Now that what’s-her-name has been sent home (goodbye, young lady, we literally hardly knew ye), it’s time for Angelea to celebrate. Her soul feeds on the misery of other skinny girls, and that’s according to real live scientists. Martin Lindstrom, a “brand strategist,” and his client, Tyra, arrive at the house to tell the girls how to sell themselves. (To the modeling industry, silly!)
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To be honest, I think we went overboard. But for good reason.
I mean, four hours of podcasting in one week? Good lord. Sure, that first podcast had no less than five interviews from the Toronto Midnight Madness section of this year's festival, and a great conversation with Bobcat Goldthwait, another with the filmmakers behind "Livid," and yet another with Eduardo Sanchez. It was overstuffed with goodness, and there was some conversation about Netflix and Kevin Costner and other things as well, so if that was it, that would already been one of our better weeks.
But no. No, I had to push it. I had to try to put together two full giant podcasts this week, so that we'd have all of our Toronto coverage up and done and nothing hanging over me for after Fantastic Fest. That meant we had to do another full-length podcast so that I'd have room to run the rest of the interviews. After all, I've got an interview here with Gus Van Sant about his new film "Restless," an interview with '70s icon Paul Williams and Steven Kessler, the guy who made the documentary about him, and with the Duplass Brothers on their lovely new film "Jeff Who Lives At Home." I can't sit on that stuff. I want you to enjoy it as much as I enjoyed having the conversations during the fest.
Too many new shows this week, and not much time to review them all. Fienberg published his review of ABC's "Revenge" earlier today, and all I have the time or energy to say is that I found this chilly, humorless update of "The Count of Monte Cristo" - and the lightweight lead performance by Emily Van Camp (whom I've liked in the past) - too dull to even qualify as a guilty pleasure.
Now it's your turn. For those who watched, what did you think? Are you setting the season pass now?
I'm not much a fan of CBS' crime procedurals (most of which are fine for what they're doing but not my area of interest). I am a big fan, however, of Mr. Ted Danson. What to do, then, when Danson becomes the new "CSI" leading man? Well, at the very least I could take time to watch his first two episodes as new night shift supervisor D.B. Russell, and to be impressed - but not particularly surprised - at how easily he fit into the vibe of the show(*), played off of George Eads and Marg Helgenberger, etc.
(*) And, specifically, how quickly he and the writing for his character were able to bring back the slightly offbeat comic quality from the show's early days with William Petersen. That sense of humor, as well as the insistence on always treating the Vegas CSIs as nerds, no matter how attractive they were, were two huge elements that elevated the original over the spin-offs. Glad to have that back.
All in all, I thought "73 Seconds" was a very good introduction for Danson/Russell. But then, I haven't been a regular "CSI" viewer for a very long time. For those of you who are fans, how'd you feel about the new guy? I know the Laurence Fishburne era got mixed reactions; did this seem like a step up to you? And is there anyone who might start watching the show (or return to the show after an absence) just for Danson?
"The Hour" wrapped up its first season tonight, and I have a few quick thoughts coming up just as soon as I put on a fake mustache...
This time when Lady Gaga sings “This time I’m not leaving without you,” in the latest video for “You and I,” she really means it. Because she can’t!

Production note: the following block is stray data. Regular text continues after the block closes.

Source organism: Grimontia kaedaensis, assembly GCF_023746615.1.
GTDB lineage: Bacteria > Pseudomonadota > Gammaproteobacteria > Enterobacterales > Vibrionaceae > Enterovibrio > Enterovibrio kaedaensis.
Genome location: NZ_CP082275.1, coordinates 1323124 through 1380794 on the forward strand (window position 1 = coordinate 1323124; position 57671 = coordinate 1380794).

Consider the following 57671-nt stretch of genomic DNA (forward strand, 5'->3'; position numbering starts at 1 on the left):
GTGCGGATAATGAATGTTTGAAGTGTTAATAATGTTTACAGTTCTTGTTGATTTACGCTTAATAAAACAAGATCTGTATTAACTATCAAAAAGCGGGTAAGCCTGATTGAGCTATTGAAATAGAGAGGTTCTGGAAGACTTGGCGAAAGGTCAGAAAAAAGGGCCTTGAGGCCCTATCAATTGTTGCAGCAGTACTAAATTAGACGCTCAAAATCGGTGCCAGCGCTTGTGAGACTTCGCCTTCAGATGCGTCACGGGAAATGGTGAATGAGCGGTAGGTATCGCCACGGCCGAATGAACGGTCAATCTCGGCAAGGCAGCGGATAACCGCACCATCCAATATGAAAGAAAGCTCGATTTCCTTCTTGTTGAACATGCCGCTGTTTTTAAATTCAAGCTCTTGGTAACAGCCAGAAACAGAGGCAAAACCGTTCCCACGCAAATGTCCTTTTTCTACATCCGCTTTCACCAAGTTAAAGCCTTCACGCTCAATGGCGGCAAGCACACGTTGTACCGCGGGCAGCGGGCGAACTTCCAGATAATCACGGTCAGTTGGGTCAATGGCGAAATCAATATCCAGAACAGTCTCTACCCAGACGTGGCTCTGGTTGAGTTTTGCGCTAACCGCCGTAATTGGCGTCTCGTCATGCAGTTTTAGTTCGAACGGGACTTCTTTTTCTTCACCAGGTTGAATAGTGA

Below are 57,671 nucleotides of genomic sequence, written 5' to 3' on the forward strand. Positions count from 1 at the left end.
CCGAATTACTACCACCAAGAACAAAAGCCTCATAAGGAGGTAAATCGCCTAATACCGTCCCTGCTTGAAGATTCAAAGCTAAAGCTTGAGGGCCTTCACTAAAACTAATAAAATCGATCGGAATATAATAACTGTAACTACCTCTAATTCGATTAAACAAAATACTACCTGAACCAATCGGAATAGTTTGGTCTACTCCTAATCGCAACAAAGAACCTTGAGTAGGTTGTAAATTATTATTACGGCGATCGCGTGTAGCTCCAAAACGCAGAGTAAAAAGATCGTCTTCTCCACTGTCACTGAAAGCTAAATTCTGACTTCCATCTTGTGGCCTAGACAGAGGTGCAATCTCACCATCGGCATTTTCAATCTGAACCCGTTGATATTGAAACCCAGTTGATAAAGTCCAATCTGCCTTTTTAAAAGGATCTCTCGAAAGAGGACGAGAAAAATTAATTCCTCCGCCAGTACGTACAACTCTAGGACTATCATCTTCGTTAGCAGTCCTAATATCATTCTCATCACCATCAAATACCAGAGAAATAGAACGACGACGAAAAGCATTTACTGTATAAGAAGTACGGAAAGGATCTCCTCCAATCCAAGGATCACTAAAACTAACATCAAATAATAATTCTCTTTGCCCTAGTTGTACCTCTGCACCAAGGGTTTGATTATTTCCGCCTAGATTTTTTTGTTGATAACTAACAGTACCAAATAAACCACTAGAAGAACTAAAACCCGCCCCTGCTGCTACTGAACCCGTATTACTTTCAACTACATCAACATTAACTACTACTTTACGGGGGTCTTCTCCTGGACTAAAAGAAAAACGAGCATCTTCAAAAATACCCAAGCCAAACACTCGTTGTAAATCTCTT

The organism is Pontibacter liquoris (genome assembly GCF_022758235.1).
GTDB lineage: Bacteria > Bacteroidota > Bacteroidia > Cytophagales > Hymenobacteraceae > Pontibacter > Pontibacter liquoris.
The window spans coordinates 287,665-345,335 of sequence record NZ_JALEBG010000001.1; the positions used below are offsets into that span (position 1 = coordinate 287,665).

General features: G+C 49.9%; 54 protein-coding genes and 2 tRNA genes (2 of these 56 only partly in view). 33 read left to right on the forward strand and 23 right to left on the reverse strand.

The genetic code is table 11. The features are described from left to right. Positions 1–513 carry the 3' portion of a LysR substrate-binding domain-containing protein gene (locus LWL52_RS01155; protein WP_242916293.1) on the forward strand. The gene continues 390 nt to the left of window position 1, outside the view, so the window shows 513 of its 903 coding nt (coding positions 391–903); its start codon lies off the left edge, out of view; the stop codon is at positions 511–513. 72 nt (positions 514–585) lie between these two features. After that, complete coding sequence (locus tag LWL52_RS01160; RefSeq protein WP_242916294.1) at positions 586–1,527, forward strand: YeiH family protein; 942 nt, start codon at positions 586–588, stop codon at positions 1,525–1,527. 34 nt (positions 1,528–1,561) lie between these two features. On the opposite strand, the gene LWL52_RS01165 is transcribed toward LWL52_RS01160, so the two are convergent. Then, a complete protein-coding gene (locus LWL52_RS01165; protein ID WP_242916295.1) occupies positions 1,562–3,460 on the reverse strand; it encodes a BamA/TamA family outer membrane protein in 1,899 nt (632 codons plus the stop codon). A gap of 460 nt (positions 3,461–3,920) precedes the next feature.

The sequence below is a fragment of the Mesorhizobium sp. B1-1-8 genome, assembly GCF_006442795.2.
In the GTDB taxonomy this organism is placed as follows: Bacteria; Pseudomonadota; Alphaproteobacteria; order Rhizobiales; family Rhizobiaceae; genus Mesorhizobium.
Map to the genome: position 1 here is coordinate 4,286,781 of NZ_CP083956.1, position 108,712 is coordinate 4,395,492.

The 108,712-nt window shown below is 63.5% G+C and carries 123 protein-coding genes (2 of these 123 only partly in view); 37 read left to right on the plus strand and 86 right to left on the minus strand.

In the third Haus of U clip for “You and I,” Gaga appears as Yuyi, the mermaid who first surfaced in the official clip for the song. Therefore, motility on land is somewhat limited to flopping around, as she does in and under a director’s chair here, or being carried around. As you recall, Lady Gaga has been releasing additional short black and white clips, filmed in Nebraska, to boost the song. While beautifully shot, they’re low-concept affairs. The first of the five, “Nymph,” featured Lady Gaga in lingerie dancing to the song. In last week’s installment, “Bride,” she was working a “Bride of Frankenstein” theme.
[More after the jump...]
OK, kids... It's time for "The X Factor." There's been so much darned hype for this one that a premiere live-blog seemed appropriate...
So let's go!
After his public comments about the editing of "The Tree of Life," we're still unsure if Sean Penn will appear at any future SAG screening or, now, Academy member screenings of the critic's favorite, but his other film from the 2011 Cannes Film Festival has finally found a home. HitFix can confirm The Weinstein Company has picked up U.S. distribution for Paolo Sorrentino's "This Must Be The Place."
The Academy today dropped via press release its annual list of rule clarifications and changes regarding campaigning procedures, but while most are acknowledging the adjustments to post-nominations events and gatherings (like, say, blatant campaigning via private parties with AMPAS guest lists hosted for contending talent -- no longer permitted), my colleague Greg Ellwood has drilled down and noted probably the biggest bombshell of all in the announcement.
Before the nominations are revealed, it looks to be open season.
Greg quotes from the press release as follows: "Prior to the nominations announcement (January 24, 2012), there are no restrictions on screening events to which Academy members may be invited. These events may include the live participation of individuals involved with the film (Q&A panel discussions, etc.) as well as receptions with food and beverage."
What he surmises from this is that studios "can clearly go after just Academy voters if they want and, moreover, can drop having to participate in third party screening series such as the Variety or Envelope staples." This all may seem like the kind of ink you gloss over while following an Oscar race, but these changes could -- and likely will -- substantially impact the season.
The Academy of Motion Picture Arts and Sciences released the official rules for "promotion of films eligible for the 84th Academy Awards" (i.e., Oscar campaigning) today and there were some interesting changes.